Our Perspective

      • Consumption consumes you | George Gray Molina

        10 Jan 2014

        Casimira Sanchez prepares pieces of gym equipment at a plant in Mexico City. A UNDP programme to strengthen small and medium-sized businesses increased their access to new market technology. Photo: Luis Acosta/AFP for UNDP

        F. Scott Fitzgerald used to say about alcohol: “First, you take the drink, then the drink takes a drink, then the drink takes you.” The same thing could be said about consumerism as a way of achieving social status and recognition. First, let’s look at a few facts. Consumerism is the engine driving growth in Latin American economies. It represents 59 percent of the GDP in Brazil, 66 percent in Mexico, 69 percent in Chile, 77 percent in Honduras and 88 percent in the Dominican Republic — so more than two thirds of the economic growth in Brazil, Mexico and Chile over the past twelve months. Consumerism also led to a significant reduction in poverty and favored the emergence of the middle class in the region. Today, most of the population is no longer “poor” in the statistical sense of the term, but “vulnerable” as they work in precarious labour markets yet enjoy higher levels of income and purchasing power than before. Secondly, let’s look at some areas of concern. Consumption is intrinsically linked to high levels of liquidity, easy access to credit, and household debt. Household debt has increased throughout the region: According to Morgan Stanley, the ratio of household debt to income isRead More

      • A clash of generations: How high percentages of young people can fuel conflicts | Henrik Urdal

        20 Dec 2013

        Refugees from Syria's conflict. (Photo: UNHCR)

        In a time of unprecedented demographic change — there will be an estimated 9.6 billion people mainly concentrated in cities around the globe by 2050 — population structures play a significant role in the overall peace and stability of a country. My research focuses on the correlation between populations with burgeoning numbers of young people, which social scientists call "youth bulges," instability, and conflicts. Around the world, 68 countries, including Afghanistan, Iraq, Mali, Nigeria, and Yemen, have demographic pyramids heavily skewed towards younger populations. Many of these countries, where more than 30 percent of the adult population is between the ages of 15 and 24, are currently experiencing violence or social or political unrest. While youth bulges are not the only cause of violence, when combined with low education, a failing job market unable to employ high numbers of young workers, and an inaccessible political system excluding youth from participation, the risk of conflict increases. The current conflict in Syria is a case in point. In 2000, Syria had the third-largest youth bulge in the world, as well as one of the lowest rates of secondary education in the Middle East and North Africa. As in many other countries in the region,Read More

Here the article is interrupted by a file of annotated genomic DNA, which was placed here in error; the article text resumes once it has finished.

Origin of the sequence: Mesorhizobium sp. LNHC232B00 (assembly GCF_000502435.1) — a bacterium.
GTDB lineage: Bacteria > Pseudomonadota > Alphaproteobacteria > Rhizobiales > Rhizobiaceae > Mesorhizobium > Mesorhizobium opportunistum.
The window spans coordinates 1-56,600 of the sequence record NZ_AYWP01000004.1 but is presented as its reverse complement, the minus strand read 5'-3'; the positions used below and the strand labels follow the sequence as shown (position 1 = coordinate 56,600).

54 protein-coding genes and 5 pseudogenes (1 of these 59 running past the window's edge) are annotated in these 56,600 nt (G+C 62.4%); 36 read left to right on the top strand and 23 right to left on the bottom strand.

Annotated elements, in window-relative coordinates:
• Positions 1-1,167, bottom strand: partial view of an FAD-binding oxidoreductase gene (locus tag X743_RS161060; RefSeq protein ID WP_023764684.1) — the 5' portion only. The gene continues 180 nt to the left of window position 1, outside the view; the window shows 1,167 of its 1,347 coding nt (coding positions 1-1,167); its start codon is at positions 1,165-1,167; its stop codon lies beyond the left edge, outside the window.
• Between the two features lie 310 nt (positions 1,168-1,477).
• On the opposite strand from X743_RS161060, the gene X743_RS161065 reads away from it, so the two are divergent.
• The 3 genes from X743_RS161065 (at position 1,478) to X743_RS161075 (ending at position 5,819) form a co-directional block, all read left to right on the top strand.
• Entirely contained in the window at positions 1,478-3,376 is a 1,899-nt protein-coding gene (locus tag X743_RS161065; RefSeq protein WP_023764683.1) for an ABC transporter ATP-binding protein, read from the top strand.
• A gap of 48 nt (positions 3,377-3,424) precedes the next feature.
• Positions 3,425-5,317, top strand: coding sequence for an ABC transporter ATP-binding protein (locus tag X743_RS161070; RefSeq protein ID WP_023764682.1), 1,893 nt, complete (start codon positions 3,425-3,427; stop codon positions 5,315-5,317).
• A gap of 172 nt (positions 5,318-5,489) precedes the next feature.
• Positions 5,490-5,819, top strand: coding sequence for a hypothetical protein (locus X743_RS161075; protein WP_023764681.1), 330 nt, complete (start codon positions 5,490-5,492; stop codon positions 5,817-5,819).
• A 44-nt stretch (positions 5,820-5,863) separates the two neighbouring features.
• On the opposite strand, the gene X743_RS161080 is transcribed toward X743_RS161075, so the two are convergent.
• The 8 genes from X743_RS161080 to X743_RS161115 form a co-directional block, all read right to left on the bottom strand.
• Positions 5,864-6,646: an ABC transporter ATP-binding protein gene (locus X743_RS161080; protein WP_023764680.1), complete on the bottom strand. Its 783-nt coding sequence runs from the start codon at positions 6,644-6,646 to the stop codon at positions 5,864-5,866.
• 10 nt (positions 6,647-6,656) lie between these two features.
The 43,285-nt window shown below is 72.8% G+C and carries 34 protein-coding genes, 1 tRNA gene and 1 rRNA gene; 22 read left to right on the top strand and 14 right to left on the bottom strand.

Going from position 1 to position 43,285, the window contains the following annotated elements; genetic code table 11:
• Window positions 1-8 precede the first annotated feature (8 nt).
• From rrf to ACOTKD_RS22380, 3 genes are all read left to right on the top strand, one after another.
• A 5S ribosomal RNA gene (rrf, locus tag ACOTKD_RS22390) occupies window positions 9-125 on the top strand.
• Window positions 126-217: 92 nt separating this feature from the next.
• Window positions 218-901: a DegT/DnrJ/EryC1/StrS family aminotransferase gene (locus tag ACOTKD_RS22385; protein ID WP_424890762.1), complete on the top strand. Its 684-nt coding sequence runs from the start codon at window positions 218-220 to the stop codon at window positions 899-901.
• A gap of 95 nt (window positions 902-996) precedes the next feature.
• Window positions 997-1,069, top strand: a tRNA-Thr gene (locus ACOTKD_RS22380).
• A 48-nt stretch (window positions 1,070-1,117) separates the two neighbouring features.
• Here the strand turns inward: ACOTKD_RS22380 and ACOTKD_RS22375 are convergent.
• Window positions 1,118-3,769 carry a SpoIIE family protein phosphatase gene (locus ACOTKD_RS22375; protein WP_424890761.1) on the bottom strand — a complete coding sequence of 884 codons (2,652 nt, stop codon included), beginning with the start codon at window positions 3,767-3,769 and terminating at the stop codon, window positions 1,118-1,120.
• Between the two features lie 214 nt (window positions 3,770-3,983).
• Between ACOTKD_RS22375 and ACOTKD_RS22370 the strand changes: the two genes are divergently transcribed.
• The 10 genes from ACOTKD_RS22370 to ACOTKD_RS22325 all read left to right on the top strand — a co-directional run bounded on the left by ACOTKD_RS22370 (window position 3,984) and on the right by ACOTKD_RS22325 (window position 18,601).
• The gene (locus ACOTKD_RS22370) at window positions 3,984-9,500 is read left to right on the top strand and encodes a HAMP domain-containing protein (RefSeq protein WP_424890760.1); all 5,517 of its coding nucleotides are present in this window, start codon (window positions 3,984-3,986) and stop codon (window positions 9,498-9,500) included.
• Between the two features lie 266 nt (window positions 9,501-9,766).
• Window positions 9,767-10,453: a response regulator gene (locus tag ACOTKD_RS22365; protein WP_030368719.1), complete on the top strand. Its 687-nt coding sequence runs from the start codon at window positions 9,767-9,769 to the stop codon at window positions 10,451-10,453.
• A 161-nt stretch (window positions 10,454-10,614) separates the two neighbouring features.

• Planning the recovery: Three observations from the Philippines | Kamal Kishore

        18 Dec 2013

        In areas around Tacloban city, even well-engineered buildings suffered serious damage. (Photo: UNPD in the Philippines)

        Arriving in Manila only a few days after Typhoon Haiyan, I found myself wondering why we were there in the first place. As we often point out, the Philippines is one of the best prepared nations in the region, with impressive early warning and emergency systems. So why then did Haiyan have such a devastating impact, and how can we avert future emergencies? One of the first things I noticed upon arriving is how damage, destruction and deaths from the storm varied significantly across the country. Guiuan, for instance, suffered about one tenth of the casualties endured by other regions, although it faced winds of a similar magnitude. It cannot be a coincidence then that the lower number of deaths seems to be directly proportional to how quickly and efficiently the local government responded. The second observation is that the transition from relief to recovery seems to be moving quickly. A sense of urgency is indeed welcome; however, the key challenge is to not only rebuild quickly but also to do it better, with a long-term view and resilience-building mindset. It is important to remember that during the recovery we are not only rebuilding physical things but also lives, livelihoods andRead More

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